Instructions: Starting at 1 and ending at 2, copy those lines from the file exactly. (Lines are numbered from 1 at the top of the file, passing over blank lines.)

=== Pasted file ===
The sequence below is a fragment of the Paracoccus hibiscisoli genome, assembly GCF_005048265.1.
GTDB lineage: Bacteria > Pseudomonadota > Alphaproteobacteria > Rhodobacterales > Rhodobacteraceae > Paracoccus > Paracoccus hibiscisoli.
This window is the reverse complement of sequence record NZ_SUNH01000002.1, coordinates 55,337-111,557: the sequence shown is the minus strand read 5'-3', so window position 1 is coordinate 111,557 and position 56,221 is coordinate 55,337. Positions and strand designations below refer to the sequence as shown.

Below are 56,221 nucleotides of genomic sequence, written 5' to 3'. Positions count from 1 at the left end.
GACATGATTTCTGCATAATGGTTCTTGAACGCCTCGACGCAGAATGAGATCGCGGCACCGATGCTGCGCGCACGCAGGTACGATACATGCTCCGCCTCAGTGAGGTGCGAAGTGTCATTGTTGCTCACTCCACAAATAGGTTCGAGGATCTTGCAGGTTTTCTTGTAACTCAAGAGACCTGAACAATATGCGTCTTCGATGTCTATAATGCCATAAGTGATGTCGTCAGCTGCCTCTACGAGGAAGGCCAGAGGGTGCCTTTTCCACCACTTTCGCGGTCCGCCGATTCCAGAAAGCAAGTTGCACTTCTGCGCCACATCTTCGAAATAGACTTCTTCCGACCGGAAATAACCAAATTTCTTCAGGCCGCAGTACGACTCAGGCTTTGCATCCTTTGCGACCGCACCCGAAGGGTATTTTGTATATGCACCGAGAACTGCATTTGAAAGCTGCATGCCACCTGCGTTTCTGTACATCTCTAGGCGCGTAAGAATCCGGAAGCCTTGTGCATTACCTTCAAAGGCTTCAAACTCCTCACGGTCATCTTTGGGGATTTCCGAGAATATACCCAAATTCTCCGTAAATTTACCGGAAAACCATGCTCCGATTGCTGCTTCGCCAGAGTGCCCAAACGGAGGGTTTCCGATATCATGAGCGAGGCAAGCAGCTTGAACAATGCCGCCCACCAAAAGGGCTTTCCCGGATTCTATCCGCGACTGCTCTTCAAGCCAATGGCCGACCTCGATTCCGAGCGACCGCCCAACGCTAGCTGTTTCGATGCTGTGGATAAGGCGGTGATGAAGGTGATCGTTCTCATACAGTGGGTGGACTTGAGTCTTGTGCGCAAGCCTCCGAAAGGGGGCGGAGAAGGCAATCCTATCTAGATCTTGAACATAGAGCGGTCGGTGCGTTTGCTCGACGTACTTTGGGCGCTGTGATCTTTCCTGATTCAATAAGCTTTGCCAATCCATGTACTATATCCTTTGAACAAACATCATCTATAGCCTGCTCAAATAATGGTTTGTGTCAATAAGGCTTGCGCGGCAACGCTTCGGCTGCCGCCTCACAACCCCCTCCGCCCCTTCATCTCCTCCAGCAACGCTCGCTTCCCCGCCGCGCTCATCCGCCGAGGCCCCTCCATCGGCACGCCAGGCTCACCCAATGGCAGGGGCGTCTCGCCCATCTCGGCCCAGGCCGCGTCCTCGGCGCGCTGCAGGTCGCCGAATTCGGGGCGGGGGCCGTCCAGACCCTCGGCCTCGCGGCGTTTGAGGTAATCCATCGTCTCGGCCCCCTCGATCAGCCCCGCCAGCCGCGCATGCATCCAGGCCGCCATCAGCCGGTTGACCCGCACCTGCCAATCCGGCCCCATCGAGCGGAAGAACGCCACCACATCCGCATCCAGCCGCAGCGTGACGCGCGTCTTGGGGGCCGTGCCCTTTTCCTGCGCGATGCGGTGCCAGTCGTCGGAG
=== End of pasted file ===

The sequence below is a fragment of the Paracoccus hibiscisoli genome, assembly GCF_005048265.1.
GTDB lineage: Bacteria > Pseudomonadota > Alphaproteobacteria > Rhodobacterales > Rhodobacteraceae > Paracoccus > Paracoccus hibiscisoli.